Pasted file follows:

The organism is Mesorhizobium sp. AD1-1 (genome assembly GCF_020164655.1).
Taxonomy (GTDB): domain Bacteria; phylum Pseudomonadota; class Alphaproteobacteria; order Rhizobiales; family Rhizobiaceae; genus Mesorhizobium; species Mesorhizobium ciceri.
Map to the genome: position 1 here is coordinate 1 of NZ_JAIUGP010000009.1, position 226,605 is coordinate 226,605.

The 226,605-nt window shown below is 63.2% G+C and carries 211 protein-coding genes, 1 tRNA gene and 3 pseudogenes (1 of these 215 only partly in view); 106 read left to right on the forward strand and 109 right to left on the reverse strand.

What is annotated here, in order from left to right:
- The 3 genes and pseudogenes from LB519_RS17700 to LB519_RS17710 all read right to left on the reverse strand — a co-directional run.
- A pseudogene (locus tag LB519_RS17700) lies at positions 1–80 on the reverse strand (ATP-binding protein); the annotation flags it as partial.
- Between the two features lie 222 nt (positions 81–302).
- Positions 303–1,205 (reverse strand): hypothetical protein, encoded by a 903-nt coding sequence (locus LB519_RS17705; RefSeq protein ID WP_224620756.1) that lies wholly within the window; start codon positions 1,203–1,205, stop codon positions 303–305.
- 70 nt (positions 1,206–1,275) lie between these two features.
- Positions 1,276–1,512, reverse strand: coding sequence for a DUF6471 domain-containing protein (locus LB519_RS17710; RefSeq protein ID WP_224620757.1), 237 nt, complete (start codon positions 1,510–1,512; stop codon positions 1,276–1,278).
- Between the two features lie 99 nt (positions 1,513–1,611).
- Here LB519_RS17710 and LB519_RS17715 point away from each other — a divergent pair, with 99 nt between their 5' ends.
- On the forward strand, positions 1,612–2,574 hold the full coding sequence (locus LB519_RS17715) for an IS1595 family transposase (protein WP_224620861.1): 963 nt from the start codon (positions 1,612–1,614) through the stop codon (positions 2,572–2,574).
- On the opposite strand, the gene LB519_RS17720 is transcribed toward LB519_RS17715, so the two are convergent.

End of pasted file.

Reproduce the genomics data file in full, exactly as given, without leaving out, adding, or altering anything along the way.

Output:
The organism is Mesorhizobium sp. AD1-1 (genome assembly GCF_020164655.1).
Taxonomy (GTDB): domain Bacteria; phylum Pseudomonadota; class Alphaproteobacteria; order Rhizobiales; family Rhizobiaceae; genus Mesorhizobium; species Mesorhizobium ciceri.
Map to the genome: position 1 here is coordinate 1 of NZ_JAIUGP010000009.1, position 226,605 is coordinate 226,605.

The 226,605-nt window shown below is 63.2% G+C and carries 211 protein-coding genes, 1 tRNA gene and 3 pseudogenes (1 of these 215 only partly in view); 106 read left to right on the forward strand and 109 right to left on the reverse strand.

What is annotated here, in order from left to right:
- The 3 genes and pseudogenes from LB519_RS17700 to LB519_RS17710 all read right to left on the reverse strand — a co-directional run.
- A pseudogene (locus tag LB519_RS17700) lies at positions 1–80 on the reverse strand (ATP-binding protein); the annotation flags it as partial.
- Between the two features lie 222 nt (positions 81–302).
- Positions 303–1,205 (reverse strand): hypothetical protein, encoded by a 903-nt coding sequence (locus LB519_RS17705; RefSeq protein ID WP_224620756.1) that lies wholly within the window; start codon positions 1,203–1,205, stop codon positions 303–305.
- 70 nt (positions 1,206–1,275) lie between these two features.
- Positions 1,276–1,512, reverse strand: coding sequence for a DUF6471 domain-containing protein (locus LB519_RS17710; RefSeq protein ID WP_224620757.1), 237 nt, complete (start codon positions 1,510–1,512; stop codon positions 1,276–1,278).
- Between the two features lie 99 nt (positions 1,513–1,611).
- Here LB519_RS17710 and LB519_RS17715 point away from each other — a divergent pair, with 99 nt between their 5' ends.
- On the forward strand, positions 1,612–2,574 hold the full coding sequence (locus LB519_RS17715) for an IS1595 family transposase (protein WP_224620861.1): 963 nt from the start codon (positions 1,612–1,614) through the stop codon (positions 2,572–2,574).
- On the opposite strand, the gene LB519_RS17720 is transcribed toward LB519_RS17715, so the two are convergent.